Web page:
Years ago, when one of my clients was describing the mistreatment she’d endured in her life, I gently yet curiously observed that she’d just narrated her account as if she’d been reading a newspaper article. This took her aback, yet she at once recognized the truth of my words. Matter-of-fact, very practical and without much emotion—that was indeed how she’d told her story.
She also recognized why: not because the trauma hadn’t impacted her, but because it had been so severe her mind simply hadn’t been able to take it in, and her nervous system had been locked in a nearly perpetual freeze mode. Sure, it was a functional freeze—she’d still managed to keep up with daily chores and life obligations—yet she’d done so in an internally stilted state, unable to feel the compounded trauma because it was simply too much to bear. However, as a consequence she was also unable to feel joy, gratitude, happiness …
Yet there’s one thing we all need to remember: Lack of hope leads to despair, and despair is the enemy of healing.
How can we avoid this trap of despair? How is healing even possible?
The latest article on my blog is by guest author Laura Ercolino, about the miraculous appearance of Our Lady in Guadalupe, and how the message is still so crucial today. She writes:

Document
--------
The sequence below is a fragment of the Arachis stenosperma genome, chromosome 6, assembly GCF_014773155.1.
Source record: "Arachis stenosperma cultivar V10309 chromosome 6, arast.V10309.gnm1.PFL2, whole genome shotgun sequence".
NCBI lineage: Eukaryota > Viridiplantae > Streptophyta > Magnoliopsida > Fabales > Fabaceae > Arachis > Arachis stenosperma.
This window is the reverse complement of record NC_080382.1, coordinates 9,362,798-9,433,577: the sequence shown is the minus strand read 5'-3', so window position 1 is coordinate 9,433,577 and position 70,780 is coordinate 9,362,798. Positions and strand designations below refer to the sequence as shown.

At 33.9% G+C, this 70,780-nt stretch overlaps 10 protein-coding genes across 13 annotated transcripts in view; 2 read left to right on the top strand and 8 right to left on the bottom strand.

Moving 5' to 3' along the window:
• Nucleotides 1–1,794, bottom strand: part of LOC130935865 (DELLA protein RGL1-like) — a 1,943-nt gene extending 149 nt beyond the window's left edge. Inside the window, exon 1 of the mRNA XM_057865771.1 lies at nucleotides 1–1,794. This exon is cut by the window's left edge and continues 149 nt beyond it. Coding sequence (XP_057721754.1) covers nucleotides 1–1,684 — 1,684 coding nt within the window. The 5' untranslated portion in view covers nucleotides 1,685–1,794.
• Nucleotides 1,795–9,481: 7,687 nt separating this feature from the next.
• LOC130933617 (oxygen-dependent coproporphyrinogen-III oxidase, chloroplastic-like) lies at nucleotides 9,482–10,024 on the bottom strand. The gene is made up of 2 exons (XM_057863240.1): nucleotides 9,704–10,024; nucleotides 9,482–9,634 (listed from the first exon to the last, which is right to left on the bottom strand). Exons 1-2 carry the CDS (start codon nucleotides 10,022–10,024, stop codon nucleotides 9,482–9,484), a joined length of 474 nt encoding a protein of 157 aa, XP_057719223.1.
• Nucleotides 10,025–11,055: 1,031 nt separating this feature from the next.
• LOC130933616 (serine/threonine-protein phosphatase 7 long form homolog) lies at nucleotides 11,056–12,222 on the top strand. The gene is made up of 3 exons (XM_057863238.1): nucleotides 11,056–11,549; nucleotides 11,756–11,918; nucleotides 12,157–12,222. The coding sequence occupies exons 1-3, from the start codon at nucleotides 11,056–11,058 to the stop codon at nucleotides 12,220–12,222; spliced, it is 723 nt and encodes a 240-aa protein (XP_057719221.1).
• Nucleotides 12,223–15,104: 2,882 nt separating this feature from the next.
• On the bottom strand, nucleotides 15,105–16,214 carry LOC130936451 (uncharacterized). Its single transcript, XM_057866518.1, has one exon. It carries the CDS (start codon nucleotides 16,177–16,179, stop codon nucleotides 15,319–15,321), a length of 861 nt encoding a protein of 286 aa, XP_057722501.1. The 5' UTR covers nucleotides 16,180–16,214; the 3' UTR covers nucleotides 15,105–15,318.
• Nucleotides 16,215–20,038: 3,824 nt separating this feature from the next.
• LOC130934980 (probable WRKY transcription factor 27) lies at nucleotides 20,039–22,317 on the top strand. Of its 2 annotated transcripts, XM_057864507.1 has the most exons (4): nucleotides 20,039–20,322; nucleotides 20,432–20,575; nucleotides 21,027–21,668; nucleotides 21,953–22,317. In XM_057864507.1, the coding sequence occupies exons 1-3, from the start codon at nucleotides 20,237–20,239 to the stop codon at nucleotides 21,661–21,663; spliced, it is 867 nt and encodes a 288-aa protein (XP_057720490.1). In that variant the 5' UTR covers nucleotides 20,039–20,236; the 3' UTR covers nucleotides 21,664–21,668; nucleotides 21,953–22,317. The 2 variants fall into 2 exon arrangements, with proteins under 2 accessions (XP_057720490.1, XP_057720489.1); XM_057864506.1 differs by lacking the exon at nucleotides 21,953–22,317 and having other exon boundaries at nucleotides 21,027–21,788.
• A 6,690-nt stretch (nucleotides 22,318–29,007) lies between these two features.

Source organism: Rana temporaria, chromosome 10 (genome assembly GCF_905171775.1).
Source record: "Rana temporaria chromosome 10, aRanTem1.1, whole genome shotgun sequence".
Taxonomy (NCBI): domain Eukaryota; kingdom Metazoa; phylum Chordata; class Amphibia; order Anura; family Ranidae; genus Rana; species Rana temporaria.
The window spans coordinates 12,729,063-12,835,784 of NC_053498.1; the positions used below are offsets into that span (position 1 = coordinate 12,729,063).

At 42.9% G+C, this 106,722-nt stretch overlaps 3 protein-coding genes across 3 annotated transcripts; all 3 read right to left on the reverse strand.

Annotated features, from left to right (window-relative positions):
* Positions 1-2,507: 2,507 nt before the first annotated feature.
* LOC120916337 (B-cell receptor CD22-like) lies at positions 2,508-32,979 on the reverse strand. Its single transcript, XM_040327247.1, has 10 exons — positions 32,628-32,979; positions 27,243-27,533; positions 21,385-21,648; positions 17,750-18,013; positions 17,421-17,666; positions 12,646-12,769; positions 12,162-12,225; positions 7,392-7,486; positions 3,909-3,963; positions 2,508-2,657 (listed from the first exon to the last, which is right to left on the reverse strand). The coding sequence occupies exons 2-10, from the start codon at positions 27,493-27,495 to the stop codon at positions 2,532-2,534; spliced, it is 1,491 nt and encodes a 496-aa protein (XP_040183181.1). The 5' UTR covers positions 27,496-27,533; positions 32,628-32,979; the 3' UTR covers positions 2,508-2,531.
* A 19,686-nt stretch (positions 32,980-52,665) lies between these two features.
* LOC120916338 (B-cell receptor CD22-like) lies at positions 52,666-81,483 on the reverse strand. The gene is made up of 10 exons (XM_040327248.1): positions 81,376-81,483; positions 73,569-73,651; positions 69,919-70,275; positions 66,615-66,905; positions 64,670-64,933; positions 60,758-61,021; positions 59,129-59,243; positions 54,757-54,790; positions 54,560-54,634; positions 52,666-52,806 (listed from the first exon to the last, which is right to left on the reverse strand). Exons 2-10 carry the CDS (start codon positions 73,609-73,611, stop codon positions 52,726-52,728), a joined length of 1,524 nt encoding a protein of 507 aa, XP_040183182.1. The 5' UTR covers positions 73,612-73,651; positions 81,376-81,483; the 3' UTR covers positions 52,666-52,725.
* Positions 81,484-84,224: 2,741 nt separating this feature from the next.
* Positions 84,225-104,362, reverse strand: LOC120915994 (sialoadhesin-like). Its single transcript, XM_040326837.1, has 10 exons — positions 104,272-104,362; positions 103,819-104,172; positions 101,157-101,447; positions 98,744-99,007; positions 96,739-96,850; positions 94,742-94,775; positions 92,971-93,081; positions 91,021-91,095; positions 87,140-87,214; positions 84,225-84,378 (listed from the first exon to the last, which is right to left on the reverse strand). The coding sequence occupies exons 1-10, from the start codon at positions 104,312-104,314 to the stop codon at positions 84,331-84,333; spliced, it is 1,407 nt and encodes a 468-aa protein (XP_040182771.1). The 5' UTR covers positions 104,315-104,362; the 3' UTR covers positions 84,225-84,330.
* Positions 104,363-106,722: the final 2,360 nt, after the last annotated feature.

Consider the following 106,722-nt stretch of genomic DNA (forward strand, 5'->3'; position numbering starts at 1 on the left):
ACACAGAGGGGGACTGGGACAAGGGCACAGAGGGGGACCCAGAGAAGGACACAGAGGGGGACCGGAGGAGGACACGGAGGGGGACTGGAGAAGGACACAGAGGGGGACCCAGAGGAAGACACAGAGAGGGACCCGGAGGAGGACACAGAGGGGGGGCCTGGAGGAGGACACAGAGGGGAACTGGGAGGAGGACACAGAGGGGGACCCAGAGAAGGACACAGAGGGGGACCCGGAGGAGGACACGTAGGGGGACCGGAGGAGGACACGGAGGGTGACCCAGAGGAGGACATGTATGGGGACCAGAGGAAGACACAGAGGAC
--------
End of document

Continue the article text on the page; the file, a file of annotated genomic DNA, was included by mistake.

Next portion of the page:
"Our Lady of Guadalupe is known as the Patroness of the Americas and of the Unborn. I believe that she is also asking to be a patroness of women who have been victims of marital abuse and sexual assault.
Too many women sacrifice themselves—their hearts, bodies, identities, and dignity—because they erroneously believe God asks them to accept abuse, control, and acts of lust and depravity. The desecration of women, who are beautiful temples of the Holy Spirit, by means of pornography, sexual abuse, and domestic violence, is a form of human sacrifice in our age.
Our God, the God Who Our Lady of Guadalupe revealed to the Aztecs 500 years ago, is a God of love and mercy. He sent His only Son, Jesus, to be the One True sacrifice. He does not require wives and mothers to sacrifice themselves to the men who vowed to love, cherish, and protect them.
Addressing abuse in all its forms is crucial, for we were created by love, for love, not to harm one another or to be harmed. It is imperative to bring all forms of abuse to the light, including the hidden wounds within abusers themselves. The healing of hearts, marriages, and families is possible.
Our Lady of Guadalupe serves as a messenger of hope to victims, assuring them that she and Jesus stand with them. Victims of sexual abuse and domestic violence are Mother Mary’s living Roses of Tepeyac. Enfolded in her mantle, they will bloom in unexpected places; redeemed, restored, and transformed into a beautiful bouquet for Christ, their Savior and Bridegroom."
Jenny duBay, Trauma-Informed Christian life coach.